"It doesn’t get old.” You can hear the smile in Kashyap’s voice as he speaks of his response when people tell him they are Pepperfry customers. It is a world away from when he joined the digital-first furniture and home décor company in 2013. “Then, I had to explain to people just what Pepperfry was,” he recalls. These days, he meets customers almost everywhere he goes. The chief marketing officer and business head of the Bengaluru-based start-up sees these changing customer reactions as stages in the evolution of the market. Phase 1 started in 2012-13, when the first specialised retailers, including Pepperfry and Urban Ladder, began their operations online, and phase 2 about five years later, when large, multi-product players jumped onto the bandwagon. Now, as the online furniture retail market enters its next stage, Vadapalli is looking forward to hearing customer affirmations even more frequently.
But, there’s a lot going on right now. Swedish home furnishings major Ikea is pushing deeper into India; Reliance Ventures scooped up Urban Ladder in a fire sale that surprised almost nobody; and, of course, there’s the elephant in the living room, COVID-19. The competitive landscape is altering before Pepperfry’s eyes. How is the Reliance-Urban Ladder deal especially going to impact Pepperfry and other online furniture retailers? Here’s the shocker. It seems counterintuitive to think that a megacorporation’s entry into a minuscule but growing market will help start-ups, but it will (Terms and conditions apply).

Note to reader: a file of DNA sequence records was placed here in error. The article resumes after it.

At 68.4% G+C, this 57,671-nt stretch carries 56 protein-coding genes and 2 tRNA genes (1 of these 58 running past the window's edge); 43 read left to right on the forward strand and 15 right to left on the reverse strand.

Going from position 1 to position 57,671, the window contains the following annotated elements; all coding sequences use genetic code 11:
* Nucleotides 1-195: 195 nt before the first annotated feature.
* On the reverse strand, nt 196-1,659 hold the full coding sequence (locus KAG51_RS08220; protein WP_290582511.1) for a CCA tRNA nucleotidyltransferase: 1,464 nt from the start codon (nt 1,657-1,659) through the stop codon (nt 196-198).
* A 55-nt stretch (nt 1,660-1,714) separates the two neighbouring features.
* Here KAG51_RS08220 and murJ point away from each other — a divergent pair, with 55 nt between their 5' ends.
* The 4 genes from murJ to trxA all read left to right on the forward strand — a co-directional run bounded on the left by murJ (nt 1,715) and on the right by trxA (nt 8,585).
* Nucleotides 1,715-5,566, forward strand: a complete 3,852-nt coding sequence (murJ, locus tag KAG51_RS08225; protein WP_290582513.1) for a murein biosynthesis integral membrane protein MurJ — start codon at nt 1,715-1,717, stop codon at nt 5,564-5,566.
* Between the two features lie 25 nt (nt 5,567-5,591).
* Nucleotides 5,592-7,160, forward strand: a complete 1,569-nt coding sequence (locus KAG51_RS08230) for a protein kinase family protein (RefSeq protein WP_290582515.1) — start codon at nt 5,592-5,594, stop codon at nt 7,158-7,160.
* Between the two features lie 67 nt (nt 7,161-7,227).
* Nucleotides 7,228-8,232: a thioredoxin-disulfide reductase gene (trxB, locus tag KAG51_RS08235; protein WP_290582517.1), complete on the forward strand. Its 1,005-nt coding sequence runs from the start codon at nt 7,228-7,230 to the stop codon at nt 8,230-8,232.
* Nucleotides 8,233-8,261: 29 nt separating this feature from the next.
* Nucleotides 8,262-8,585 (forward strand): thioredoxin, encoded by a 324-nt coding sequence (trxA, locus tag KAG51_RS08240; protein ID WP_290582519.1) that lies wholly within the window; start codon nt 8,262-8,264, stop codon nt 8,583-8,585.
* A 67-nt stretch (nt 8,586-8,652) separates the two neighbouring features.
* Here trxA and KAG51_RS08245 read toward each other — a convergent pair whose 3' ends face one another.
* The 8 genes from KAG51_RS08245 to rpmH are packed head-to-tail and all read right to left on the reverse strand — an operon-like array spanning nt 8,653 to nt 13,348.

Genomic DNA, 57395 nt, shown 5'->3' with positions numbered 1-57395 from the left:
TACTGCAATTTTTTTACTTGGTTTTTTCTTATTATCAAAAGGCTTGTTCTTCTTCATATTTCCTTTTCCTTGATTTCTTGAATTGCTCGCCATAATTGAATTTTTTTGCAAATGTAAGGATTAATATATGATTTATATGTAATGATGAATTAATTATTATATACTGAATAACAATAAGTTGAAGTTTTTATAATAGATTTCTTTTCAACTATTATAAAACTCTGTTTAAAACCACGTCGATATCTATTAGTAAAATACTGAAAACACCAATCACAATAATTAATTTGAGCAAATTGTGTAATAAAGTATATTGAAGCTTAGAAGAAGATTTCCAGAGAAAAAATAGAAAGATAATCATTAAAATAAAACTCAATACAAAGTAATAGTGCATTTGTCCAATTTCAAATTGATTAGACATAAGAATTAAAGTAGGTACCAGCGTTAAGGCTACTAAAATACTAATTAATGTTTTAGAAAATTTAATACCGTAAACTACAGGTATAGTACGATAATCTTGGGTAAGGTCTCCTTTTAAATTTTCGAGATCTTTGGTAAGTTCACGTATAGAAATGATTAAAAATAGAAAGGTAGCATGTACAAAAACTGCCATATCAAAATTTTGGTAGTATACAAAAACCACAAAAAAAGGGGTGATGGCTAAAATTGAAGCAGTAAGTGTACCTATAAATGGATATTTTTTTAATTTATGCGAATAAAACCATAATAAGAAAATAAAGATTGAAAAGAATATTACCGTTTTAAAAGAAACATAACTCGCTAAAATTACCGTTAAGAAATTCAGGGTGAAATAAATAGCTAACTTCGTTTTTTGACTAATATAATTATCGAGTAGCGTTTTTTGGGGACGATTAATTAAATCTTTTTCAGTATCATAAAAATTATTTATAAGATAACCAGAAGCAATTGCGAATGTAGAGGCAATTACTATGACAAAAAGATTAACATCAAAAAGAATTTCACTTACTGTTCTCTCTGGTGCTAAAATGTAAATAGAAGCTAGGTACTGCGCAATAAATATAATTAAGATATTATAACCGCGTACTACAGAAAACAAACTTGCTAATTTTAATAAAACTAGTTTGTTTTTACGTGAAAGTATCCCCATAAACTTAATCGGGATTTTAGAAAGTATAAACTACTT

Read on to find out how and why.
The story so far
For those who came in late, let’s quickly recap the online furniture market story in India. Started in 2012 by two IIM Bangalore graduates, Ashish Goel and Rajiv Srivatsa, Urban Ladder is arguably the country’s first specialised e-commerce venture in the space. Pepperfry had launched operations the previous year, but in a different avatar. Founders Ambareesh Murty and Ashish Shah quit their senior executive roles at eBay to launch an online lifestyle marketplace. In 2013, they pivot to focus solely on home décor and furniture. The third significant player at this time is FabFurnish, started by Vikram Chopra, who is on a break from his MBA at Wharton for this venture, Mehul Agrawal and Vaibhav Aggarwal.